Ward Room
Covering Chicago's nine political influencers

Madigan Doesn't Think Cigarette Tax Hike Will Pass

Governor wants to raise cigarette taxes by $1 a pack -- up from 98 cents -- to bring in about $670 million

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Madigan: Cigarette Tax Hike Won't Pass

Illinois House Speaker Michael Madigan

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Gov. Quinn One-on-One

Illinois' chief executive sits down with Ward Room's Mary Ann Ahern to discuss the state's pension problem, raising the retirement age, funding Medicaid with an increased cigarette tax and the distraction caused by Rep. Derrick Smith remaining in office.
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Though he supports the move, Illinois House Speaker Michael Madigan said Wednesday he believes a plan to jack the state's cigarette tax will have trouble passing.

"I would support an increase in the cigarette tax, especially for the Medicaid program,'' Madigan said. "The Republican position to date is against, so I don't think it will pass."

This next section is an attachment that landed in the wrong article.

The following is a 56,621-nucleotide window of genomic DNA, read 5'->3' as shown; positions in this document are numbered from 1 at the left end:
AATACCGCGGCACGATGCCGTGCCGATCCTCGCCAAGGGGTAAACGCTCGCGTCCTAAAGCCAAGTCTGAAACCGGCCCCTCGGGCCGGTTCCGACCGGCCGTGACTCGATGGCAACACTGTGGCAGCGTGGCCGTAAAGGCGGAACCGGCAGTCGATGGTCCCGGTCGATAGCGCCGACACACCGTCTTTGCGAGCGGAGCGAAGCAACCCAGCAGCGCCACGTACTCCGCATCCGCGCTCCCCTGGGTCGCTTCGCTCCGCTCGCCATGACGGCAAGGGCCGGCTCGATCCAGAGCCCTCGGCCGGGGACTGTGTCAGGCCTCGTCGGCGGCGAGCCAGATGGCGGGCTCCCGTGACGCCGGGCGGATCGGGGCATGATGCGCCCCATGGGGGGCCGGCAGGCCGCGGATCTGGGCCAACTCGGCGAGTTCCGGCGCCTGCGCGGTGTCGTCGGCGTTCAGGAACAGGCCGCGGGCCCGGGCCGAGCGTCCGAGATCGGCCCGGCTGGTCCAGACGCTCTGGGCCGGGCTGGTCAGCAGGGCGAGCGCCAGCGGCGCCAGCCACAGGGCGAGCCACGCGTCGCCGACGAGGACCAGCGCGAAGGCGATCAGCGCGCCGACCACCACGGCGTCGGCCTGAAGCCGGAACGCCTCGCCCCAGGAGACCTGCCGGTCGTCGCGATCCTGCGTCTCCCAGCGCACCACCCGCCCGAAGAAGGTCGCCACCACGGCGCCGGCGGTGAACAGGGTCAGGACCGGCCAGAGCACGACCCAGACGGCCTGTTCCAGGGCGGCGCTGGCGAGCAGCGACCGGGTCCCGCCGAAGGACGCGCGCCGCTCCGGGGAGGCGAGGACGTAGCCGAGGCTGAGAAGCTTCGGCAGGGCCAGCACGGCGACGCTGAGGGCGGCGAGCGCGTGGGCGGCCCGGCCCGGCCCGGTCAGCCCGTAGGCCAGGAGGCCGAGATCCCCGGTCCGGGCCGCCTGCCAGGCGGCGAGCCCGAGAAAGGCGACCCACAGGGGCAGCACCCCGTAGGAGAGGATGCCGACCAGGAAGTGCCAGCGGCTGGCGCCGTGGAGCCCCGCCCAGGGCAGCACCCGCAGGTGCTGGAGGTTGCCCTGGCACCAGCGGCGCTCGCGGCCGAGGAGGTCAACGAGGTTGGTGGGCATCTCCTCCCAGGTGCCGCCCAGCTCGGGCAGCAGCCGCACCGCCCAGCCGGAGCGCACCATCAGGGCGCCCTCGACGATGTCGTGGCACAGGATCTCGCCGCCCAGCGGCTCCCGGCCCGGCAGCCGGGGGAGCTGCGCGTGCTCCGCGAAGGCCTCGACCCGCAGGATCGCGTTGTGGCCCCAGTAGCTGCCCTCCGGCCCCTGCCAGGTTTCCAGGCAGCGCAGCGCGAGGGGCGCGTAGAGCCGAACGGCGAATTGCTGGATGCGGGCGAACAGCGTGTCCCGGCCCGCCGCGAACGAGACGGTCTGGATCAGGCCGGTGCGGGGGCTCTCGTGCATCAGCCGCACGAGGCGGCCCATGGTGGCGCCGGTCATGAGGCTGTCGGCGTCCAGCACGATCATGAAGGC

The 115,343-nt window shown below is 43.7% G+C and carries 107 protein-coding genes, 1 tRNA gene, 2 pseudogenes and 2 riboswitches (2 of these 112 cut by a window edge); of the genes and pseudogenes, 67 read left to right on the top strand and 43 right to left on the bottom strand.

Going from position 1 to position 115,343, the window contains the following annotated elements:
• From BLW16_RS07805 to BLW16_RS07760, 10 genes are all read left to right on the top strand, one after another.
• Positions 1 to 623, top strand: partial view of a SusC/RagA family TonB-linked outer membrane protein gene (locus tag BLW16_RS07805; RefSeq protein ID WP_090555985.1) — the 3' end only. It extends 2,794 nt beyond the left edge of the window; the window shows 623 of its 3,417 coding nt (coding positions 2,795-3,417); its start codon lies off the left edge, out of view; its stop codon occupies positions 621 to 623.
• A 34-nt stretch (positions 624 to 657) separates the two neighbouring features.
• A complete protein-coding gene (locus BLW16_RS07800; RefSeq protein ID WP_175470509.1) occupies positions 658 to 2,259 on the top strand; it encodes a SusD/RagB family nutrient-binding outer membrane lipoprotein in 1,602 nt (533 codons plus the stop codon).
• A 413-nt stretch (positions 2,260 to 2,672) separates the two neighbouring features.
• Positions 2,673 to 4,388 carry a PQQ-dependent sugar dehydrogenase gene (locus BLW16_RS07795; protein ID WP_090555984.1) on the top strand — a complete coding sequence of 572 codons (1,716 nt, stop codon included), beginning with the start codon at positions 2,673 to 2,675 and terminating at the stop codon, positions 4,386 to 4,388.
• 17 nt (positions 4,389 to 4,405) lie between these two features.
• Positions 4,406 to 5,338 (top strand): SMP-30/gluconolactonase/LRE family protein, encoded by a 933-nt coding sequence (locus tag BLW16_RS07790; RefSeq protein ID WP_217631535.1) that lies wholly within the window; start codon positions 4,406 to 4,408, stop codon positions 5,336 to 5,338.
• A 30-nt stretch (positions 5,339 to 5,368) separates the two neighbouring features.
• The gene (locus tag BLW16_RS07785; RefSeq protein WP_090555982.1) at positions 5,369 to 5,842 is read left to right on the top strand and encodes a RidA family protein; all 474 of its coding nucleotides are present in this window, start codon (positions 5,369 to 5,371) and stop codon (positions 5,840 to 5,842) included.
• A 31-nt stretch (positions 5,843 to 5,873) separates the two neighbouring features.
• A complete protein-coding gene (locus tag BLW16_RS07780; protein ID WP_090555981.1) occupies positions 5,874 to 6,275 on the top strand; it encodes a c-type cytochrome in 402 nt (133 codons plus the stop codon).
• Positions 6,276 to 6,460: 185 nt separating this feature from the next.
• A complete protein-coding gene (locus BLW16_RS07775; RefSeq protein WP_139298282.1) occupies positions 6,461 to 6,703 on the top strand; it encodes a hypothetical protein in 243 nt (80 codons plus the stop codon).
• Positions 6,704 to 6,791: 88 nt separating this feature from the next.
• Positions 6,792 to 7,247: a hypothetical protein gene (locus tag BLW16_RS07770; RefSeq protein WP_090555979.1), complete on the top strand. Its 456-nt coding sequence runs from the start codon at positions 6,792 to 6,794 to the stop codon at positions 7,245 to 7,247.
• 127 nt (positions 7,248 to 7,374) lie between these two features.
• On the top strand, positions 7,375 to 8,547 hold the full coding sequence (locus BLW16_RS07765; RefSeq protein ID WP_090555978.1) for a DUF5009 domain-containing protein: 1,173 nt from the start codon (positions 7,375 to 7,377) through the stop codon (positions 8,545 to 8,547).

Quinn wants to raise cigarette taxes by $1 a pack -- up from 98 cents -- to bring in about $670 million. It would be coupled with cuts in Medicaid services and rates to close a $2.7 billion shortfall in the health care program for the poor.

The Chicago Democrat also called Gov. Pat Quinn's plan to cut pension costs "a good start'' that will face strong opposition.

Republicans say there are more ways to cut spending before increasing a tax. They haven't detailed those reductions but maintain that there's time for a bipartisan group to find them before the legislative session adjourns at the end of May.

Quinn's proposed cuts include ending seniors' prescription drug coverage, tightening income guidelines to disqualify 26,000 current recipients and ending services such as dental care, which the federal government gives states the option to cover.

Madigan would not comment on proposed cuts, saying he plans to consult his Democratic House members to "see what they're prepared to vote for.''

The Democratic governor's other major budget announcement last week is an overhaul designed to close an $83 billion funding gap in state employee pension programs.

Quinn suggests raising the retirement age, requiring greater contributions from employees' paychecks and relieving the state's obligation to pay the employer contributions for teachers by shifting it to local school boards, among other things.

"It addresses the problem in a broad-based way,'' Madigan said. "It's a good start. There are a lot of good ideas in there.''

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